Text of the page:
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New climatological simulations show 100 Hiroshima-sized nuclear bombs relatively small warheads, compared to the arsenals military superpowers stow today detonated by neighboring countries would destroy more than a quarter of the Earth s ozone layer in about two years. Regions closer to the poles would see even more precipitous drops in the protective gas, which absorbs harmful ultraviolet radiation from the sun. New York and Sydney, for example, would see declines rivaling the perpetual hole in the ozone layer above Antarctica. And it may take more than six years for the ozone layer to reach half of its former levels. Researchers described the results during a panel Feb. 18 at the annual meeting of the American Association for the Advancement of Science, calling it a real bummer that such a localized nuclear war could bring the modern world to its knees. This is tremendously dangerous, said environmental scientist Alan Robock of Rutgers University, one of the climate scientists presenting at the meeting. The climate change would be unprecedented in human history, and you can imagine the world would just shut down. To defuse the complexity involved in a nuclear climate catastrophe, Wired.com sat down with Michael Mills, an atmospheric chemist at the National Center for Atmospheric Research, who led some of the latest simulation efforts. It s pretty clear this would lead to a global nuclear famine. Wired.com: In your simulation, a war between India and Pakistan breaks out. Each country launches 50 nukes at their opponent s cities. What happens after the first bomb goes off? Michael Mills: The initial explosions ignite fires in the cities, and those fires would build up for hours. What you eventually get is a firestorm, something on the level we saw in World War II in cities like Dresden, in Tokyo, Hiroshima and so on. Today we have larger cities than we did then mega cities. And using 100 weapons on these different mega cities, like those in India and Pakistan, would cause these firestorms to build on themselves. They would create their own weather and start sucking air through bottom. People and objects would be sucked into buildings from the winds, basically burning everything in the city. It ll burn concrete, the temperatures get so hot. It converts mega cities into black carbon smoke. Atmospheric scientist Michael Mills of NCAR. Dave Mosher/Wired.com Wired.com: I see the firestorms push up the air, and ash, into the atmosphere? Mills: Yeah. You sometimes see these firestorms in large forest fires in Canada, in Siberia. In those cases, you see a lot of this black carbon getting into the stratosphere, but not on the level we re talking about in a nuclear exchange. The primary cause of ozone loss is the heating of the stratosphere by that smoke. Temperatures initially increase by more than 100 degrees Celsius, and remain more than 30 degrees higher than normal for more than 3 years. The higher temperatures increase the rates of two reaction cycles that deplete ozone. Wired.com: And the ozone layer is in the stratosphere, correct? Mills: OK, so we live in the troposphere, which is about 8 kilometers [5 miles] thick at the poles, and 16 km [10 miles] at the equator. At the top of the troposphere, you start to encounter the stratosphere. It s defined by the presence of the ozone layer, with the densest ozone at the lowest part, then it tails off at the stratopause, where the stratosphere ends about 50 km [30 miles] up. We have a lot of weather in the troposphere. That s because energy is being absorbed at the Earth s surface, so it s warmest at the surface. As you go up in the atmosphere it gets colder. Well, that all turns around as you get to the ozone layer. It starts getting hotter because ozone is absorbing ultraviolet radiation, until you run out of ozone and it starts getting colder again. Then you re at the mesosphere. How Nukes Gobble Up Ozone When we talk about ozone, we re talking about the odd oxygen family, which includes both ozone (O3) and atomic oxygen (O). Those two gases can interchange rapidly within hours. Ozone is produced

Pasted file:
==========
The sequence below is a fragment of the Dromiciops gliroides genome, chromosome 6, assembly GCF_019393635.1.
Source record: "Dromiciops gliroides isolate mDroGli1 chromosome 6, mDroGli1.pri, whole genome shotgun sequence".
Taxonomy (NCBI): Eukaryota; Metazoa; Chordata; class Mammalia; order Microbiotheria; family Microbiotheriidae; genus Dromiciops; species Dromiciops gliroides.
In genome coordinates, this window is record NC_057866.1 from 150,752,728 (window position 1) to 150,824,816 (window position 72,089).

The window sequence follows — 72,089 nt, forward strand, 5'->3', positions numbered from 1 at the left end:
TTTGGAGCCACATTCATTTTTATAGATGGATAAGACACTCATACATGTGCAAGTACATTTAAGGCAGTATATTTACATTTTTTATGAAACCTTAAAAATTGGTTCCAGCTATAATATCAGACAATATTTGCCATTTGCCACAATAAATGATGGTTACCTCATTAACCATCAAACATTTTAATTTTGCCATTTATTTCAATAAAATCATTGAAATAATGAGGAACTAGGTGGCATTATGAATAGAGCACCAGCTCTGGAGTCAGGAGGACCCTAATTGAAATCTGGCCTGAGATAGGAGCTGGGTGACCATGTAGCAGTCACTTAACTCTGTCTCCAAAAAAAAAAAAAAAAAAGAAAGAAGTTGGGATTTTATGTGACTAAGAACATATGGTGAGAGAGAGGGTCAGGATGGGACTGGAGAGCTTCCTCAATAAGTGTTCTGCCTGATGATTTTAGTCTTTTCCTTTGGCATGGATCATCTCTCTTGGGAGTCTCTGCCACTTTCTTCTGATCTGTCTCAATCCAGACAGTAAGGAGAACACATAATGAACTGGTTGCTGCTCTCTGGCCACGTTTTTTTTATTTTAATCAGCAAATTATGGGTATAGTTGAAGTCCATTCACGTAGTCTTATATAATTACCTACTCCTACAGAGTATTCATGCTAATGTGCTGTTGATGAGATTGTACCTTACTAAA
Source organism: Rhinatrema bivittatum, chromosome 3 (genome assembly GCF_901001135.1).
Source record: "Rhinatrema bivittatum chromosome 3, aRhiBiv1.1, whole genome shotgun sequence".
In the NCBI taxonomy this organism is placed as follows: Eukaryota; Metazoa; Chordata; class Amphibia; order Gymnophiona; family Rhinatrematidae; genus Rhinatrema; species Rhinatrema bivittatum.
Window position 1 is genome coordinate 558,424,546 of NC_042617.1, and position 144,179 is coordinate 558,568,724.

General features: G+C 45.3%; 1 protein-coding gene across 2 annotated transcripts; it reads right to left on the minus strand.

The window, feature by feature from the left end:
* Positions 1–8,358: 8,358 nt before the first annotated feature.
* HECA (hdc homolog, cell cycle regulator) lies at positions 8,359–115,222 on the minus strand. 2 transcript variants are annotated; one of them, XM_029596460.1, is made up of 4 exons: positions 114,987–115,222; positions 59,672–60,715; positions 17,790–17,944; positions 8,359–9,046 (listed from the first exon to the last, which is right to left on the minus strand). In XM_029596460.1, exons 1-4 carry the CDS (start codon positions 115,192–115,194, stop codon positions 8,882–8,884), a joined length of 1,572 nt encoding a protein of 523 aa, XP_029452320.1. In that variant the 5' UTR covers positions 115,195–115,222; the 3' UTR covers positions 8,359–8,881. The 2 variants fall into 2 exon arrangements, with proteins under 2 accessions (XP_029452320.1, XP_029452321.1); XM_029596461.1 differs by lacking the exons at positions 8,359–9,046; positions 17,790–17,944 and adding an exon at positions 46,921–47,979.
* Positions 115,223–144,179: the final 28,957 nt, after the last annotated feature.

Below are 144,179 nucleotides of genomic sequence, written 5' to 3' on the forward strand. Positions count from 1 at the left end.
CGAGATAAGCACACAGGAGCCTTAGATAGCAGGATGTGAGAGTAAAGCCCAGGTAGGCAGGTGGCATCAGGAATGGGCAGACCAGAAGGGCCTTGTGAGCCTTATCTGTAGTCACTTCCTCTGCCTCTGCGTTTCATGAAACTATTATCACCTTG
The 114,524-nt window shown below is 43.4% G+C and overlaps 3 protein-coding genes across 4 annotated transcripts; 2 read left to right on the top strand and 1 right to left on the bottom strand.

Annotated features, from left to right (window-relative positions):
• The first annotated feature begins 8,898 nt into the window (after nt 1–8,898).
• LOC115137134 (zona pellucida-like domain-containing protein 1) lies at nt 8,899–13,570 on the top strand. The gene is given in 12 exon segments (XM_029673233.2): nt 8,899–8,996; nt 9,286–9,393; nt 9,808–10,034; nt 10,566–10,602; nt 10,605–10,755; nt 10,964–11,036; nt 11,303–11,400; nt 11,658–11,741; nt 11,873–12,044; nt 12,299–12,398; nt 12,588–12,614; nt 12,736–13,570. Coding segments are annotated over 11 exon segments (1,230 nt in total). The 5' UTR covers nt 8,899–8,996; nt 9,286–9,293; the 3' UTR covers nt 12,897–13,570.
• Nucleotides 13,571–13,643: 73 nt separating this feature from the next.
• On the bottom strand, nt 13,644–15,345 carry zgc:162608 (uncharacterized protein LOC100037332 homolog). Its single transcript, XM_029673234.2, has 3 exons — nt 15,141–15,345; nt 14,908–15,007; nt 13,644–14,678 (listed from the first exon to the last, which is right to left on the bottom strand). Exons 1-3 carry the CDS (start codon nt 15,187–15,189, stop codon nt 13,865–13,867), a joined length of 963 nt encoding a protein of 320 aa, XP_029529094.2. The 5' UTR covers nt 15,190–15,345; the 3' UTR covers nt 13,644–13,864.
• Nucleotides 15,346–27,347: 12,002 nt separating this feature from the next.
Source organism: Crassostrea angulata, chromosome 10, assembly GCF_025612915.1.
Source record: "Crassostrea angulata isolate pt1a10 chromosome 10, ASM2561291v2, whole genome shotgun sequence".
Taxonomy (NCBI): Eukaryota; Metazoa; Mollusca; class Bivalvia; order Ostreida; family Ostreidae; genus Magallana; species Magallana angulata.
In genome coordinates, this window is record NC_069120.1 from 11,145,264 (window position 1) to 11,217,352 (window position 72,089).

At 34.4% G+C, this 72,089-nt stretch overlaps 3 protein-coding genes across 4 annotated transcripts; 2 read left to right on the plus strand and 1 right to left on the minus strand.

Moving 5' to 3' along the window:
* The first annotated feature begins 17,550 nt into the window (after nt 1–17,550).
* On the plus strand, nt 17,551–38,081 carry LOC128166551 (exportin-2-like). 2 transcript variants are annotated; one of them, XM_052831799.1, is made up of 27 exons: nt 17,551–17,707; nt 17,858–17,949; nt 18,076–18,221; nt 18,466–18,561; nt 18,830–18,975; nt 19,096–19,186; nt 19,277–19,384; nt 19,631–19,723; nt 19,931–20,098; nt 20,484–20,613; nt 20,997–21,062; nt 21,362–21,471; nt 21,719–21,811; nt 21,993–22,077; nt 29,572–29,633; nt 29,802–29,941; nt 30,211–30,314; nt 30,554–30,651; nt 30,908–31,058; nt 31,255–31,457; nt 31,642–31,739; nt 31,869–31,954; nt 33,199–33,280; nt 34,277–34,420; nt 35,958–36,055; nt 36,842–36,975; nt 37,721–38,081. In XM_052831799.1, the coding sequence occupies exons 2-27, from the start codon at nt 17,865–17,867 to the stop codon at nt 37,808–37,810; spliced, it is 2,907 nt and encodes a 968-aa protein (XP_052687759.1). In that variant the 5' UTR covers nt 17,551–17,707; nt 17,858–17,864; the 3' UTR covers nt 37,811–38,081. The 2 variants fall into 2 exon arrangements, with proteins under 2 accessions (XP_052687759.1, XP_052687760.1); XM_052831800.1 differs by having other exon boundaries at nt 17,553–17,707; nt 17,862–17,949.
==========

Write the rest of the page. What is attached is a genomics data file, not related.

naturally by the breakdown of molecules of oxygen. Wired. including nitrogen dioxide. rose so rapidly with the smoke that it s pushed up into the stratosphere. There. with even larger losses everywhere outside of the tropics. Michael Mills Wired. and even a glacier model. or NO2. O2. This self-reaction is natural. It s a similar process to chlorofluorocarbons. which can be made from nitrous oxide. Ozone is always being created and destroyed by many reactions. We see significantly greater cooling than other studies. We re starting to look at the response of sea ice and land ice in the model. the stuff that s abundant in the troposphere. push it up into the stratosphere. And the way O3 forms O again is by absorbing more UV light. reduction in foliage area. which act like chlorofluorocarbons.com: What would all of this do to the planet. we couldn t look at the ozone depletion s effects on surface temperatures. Instead of a globally averaged 1. you ve gotten rid of a member of the odd oxygen family and converted it to O2. There are two important elements that destroy ozone. Well. It can affect genetic stability of plants. which makes up 20 percent of the atmosphere. they form O2. Plant height reduction. I also gave this to my colleague Julia Lee-Taylor at NCAR. a full-ocean model. It has an atmospheric model. Some of those are catalytic cycles that destroy ozone. So the NO and NO2 can go back and forth and in the process one molecule can deplete thousands of molecules of ozone. Those push up gases that lead to oxides of nitrogen.com: So firestorms suck up the N2O. and it seems to be heavily increasing in just a few years after the hypothetical war. to civilization? Mills: UV has big impacts on whole ecosystems. it s more like 2 degrees. But let s back up a little. N2O is actually now the most significant human impact on the ozone. Michael Mills/NCAR/NSFWired. in eroding the ozone layer? Mills: It s not the explosions that do it. O2 breaks down from ultraviolet solar radiation and splits it into two molecules of O. When they react together. perhaps because of ozone loss . we lacked a full ocean model that would respond realistically. fullland and sea-ice models. now that we ve mostly taken care of CFCs. But where does this stuff come from? Mills: N2O is among a wide class of what we call tracers that are emitted at the ground. decreased shoot mass. Massive global ozone loss predicted following regional nuclear conflict. but takes off the fastest in the first year after the nuclear war. What do the new simulations tell us? Mills: Before. which deplete ozone. which Robock s atmospheric model produced. The latest runs are ones I ve done in the Community Earth System Model. The other element is a self-destructive process that happens when ozone reacts with atomic oxygen. She calculated the UV indexes across the planet. which is made of three atoms of oxygen. Wired. But we both see a 7 percent decrease in global average precipitation in both models. In that case. but the firestorms. and it s been increasing due to human activities like nitrogen fertilizers used in farming. They break down into chlorine in the stratosphere. the NO2 builds up. And in our model we see a much greater global average loss of ozone for many years. so it s actually more protective than O2. three and four. or N2O laughing gas.com: You did similar computer simulations in the past few years and saw this ozone-depleting effect. which has a powerful ozone-depleting ability. increase susceptibility to . One element involves oxides of nitrogen. It s produced by bacterias in soil. and a lot of major cities and farming areas would be exposed to a UV index similar to the Himalayas.com: Where do the nukes come in? I mean. it breaks down into the oxides like NO2. It peaks in year two because the N2O. runs into another O2 and forms O3. called O. and in those you have something like NO2 plus O to produce NO plus O2.3-degree Celsius drop. In years two. and degrade the ozone layer. Then the O. which is the most common form of oxygen on the planet. Those are the larger molecules that we ve manufactured that don t exist naturally. or the hole over the Antarctic. or O3. then you ve got an NO which can react with ozone and produce the NO2 back again and another O2. very quickly.
You have the loss of plants and proteins in the oceans. crabs and other animals. but the firestorms that result when you detonate these in cities. Wired. A 16 percent ozone depletion could result in a 5 percent loss in phytoplankton. We know. there s nobody really funding these kinds of studies. That led to some of the dramatic reductions we saw in the original START treaty. the animals would die pretty quickly. You have the inability to grow crops due to severe. You d just destroy the whole planet. as we said it s a real bummer. . and that leads to widespread food shortages and famine (PDF). you re wading into political territory. But given the consequences. from what both Gorbachev and Reagan have said in anecdotes.com: There have been thousands of nuclear tests.com: What would you like to see happen? Mills: We d all like to see much more dramatic reductions in the number of nuclear weapons we re seeing proposed in the new START treaty. NOAA Wired. Most tests were in deserts or atolls or space or underground. in which the number of weapons is reduced. shrimp.attacks by insects and pathogens. It s pretty clear this would lead to a global nuclear famine. So we might not be seeing any reductions. Why hasn t this already happened? Mills: We re not talking about direct impacts of the explosions themselves. You can t get grants to do this kind of research. They can go a little lower in the ocean if there s UV. Amphibians are also very susceptible to UV. All of us here are doing these on our own time. Wired. As soon as you cut off plants in the ocean. Phytoplankton are essential. but then they can t get as much sunlight and produce as much energy.com: This doesn t sound very good at all. You also get damage to larval development and reproduction in fish. Mills: No. And in our model we see a much greater global average loss of ozone for many years. but we still have the ability to basically destroy the planet with one-tenth of 1 percent of the world s current arsenals. and the SORT treaty under the Bush administration. These just seem like refinements. they live in top layer of the ocean and they re the plants of the ocean. and so on. Wired. I don t think it s reasonable to have any. Then there s marine life. colder temperatures and also the severe increases in UV light. the global average hides a lot.com: When you talk nuclear reductions. but each airplane counts as one weapon that can carry multiple bombs. It changes the whole competitive balance of plants and nutrients.com: Should nations have any nukes? Mills: How many times do you need to explode a nuclear weapon in your enemy s capital to deter them? I think just once. and it can affect processes from which plants get their nitrogen. The first three layers of the atmosphere. which could result in a 7 percent loss in fisheries and aquaculture. It s puzzling to me. As a scientist. which depends heavily on phytoplankton. By the way. how do you handle that? Mills: The response to this from the policy community has been rather underwhelming. that these kinds of studies had a big impact on thinking at the time. Wired. People started realizing nuclear war was not something you can win.